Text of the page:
I am always disappointed when I see the list of best-selling Christian books in my local Christian bookstore. There is so much published under a Christian banner that is simply self-help, or broadly spiritualistic, or plain heretical. (One online comic has summarized the best-selling list of Christian books for 2014 well here: http://adam4d.com/2014-bestsellers/).

But this doesn’t mean that there are no Christian books that are worth reading! By no means! There are many helpful, faithful Christians who use books as a way to help everyday Christians think through issues and serve God. As a pastor I read a lot of books, and I am using this blog post to recommend some books I have read in the past year that I found personally helpful, and which will definitely serve you better than the best-selling list. (The books are in no particular order).

Taking God at His Word – Kevin DeYoung

I cannot recommend Kevin DeYoung to you highly enough. I have read and benefitted from many of his books, including books on important topics like the will of God, the emerging church, and busyness. His latest book on the Bible is both helpful and clear. In a sense, there is nothing new here: he simply explains in simple terms what Reformed, Protestant Christians believe about the Bible. He unpacks what it means for the Bible to be infallible, sufficient, clear, necessary and more in less than 150 pages. It is straightforward and easy to read.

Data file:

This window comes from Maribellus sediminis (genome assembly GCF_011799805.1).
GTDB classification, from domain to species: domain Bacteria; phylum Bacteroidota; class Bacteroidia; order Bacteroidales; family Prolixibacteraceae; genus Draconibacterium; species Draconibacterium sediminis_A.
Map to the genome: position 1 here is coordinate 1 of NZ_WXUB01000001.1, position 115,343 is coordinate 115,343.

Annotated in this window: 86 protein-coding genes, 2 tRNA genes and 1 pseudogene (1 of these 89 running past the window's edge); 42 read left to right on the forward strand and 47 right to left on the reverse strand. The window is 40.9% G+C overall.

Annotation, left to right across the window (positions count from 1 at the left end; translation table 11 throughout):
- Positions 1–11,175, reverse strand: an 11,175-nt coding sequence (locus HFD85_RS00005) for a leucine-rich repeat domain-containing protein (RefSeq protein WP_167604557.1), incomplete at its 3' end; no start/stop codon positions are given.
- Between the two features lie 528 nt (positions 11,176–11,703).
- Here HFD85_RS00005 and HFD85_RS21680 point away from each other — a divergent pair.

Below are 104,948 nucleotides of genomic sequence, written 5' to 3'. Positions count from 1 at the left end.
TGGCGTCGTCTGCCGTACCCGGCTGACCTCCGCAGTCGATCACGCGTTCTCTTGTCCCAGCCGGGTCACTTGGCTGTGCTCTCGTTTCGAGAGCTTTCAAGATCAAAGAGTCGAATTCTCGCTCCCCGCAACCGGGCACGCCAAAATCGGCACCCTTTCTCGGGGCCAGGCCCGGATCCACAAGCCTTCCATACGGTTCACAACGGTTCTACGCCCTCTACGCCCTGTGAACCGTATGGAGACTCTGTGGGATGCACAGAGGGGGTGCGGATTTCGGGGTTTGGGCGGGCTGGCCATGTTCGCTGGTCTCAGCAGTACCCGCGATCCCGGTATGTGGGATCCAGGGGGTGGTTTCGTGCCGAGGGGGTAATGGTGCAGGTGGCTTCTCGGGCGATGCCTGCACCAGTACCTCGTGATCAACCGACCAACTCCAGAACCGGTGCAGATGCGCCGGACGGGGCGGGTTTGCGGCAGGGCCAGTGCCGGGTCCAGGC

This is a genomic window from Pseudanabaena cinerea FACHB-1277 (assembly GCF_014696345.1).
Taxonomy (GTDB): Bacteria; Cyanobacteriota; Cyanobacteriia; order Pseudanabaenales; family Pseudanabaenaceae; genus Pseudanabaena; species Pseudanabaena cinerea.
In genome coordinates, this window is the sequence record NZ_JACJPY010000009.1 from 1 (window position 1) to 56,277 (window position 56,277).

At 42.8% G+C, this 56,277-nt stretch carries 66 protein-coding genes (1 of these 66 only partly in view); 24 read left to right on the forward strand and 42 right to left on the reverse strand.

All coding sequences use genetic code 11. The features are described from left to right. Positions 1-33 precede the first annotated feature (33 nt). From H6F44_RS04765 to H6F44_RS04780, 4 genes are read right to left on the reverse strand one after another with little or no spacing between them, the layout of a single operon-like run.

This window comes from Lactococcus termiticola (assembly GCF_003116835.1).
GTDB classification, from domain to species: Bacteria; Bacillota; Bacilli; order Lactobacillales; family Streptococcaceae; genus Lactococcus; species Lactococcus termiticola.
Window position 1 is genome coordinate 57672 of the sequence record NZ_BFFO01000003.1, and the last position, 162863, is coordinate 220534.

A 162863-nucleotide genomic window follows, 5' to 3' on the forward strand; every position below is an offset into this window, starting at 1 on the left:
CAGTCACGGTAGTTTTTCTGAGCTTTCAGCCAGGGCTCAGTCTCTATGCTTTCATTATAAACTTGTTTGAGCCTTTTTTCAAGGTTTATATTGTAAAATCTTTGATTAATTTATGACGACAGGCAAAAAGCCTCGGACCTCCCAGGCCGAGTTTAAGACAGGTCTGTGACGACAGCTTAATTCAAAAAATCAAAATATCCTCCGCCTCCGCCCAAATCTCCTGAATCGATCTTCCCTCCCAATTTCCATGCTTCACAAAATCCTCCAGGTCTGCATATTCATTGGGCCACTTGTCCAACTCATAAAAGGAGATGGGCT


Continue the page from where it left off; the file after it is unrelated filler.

Can we still believe the Bible? – Craig Blomberg

This is more one for the people who have the patience to go a little deeper into the modern challenges to the inerrancy and usefulness of the Bible. Blomberg is a scholar and engages with challenges and issues around translation and inerrancy ably and clearly. It was encouraging to me to find in the conclusion a respected scholar calling for people to read the Bible and come to Jesus. (Unfortunately, not as common as you might think).

Why Cities Matter – Stephen Um and Justin Buzzard

All Nations is a city church, and thus I am often reading what is released on the unique opportunities and issues to do with ministry in a city. This book is really more sociology than theology, though it does deal with what the Bible says about cities. It shows that the rise in urbanization in the world is led by a range of issues that it is helpful for us to understand if we are to effectively reach those who live and work in cities. It is short, thought-provoking, and relevant to people who work or worship or study in the city.

Serving without sinking – John Hindley

I spent a previous blog post reviewing this, but I recommend this again here as I found it dealt with an important topic well. I have personally at times felt bitter or unmotivated as I serve God and his people, and it seems a common experience that we don’t use the word ‘joy’ to describe Christian service. Again, short and to the point, easy to read, good to give to any Christian.

Series of blog posts by Tim Challies on organization

This last recommendation is not a book, but a blog. I have followed Tim Challies, a Canadian pastor, for some time and usually find he has good things to say. He had a series of blog posts on organization last year. (One of the last ones can be found at www.challies.com/articles/how-to-get-things-done-maintaining-the-system, and there is a summary of the previous posts at the bottom of that blog post.) Those who know me know that I think organization is vitally important as part of faithfulness, and Tim Challies expressed this well theologically and practically.


Reading is a wonderful discipline and a great help to me. Thoughtful books and blog posts can make me rethink how I act, how I think about issues, and help me to practice my godliness. I pray these recommendations will be a blessing to you as well.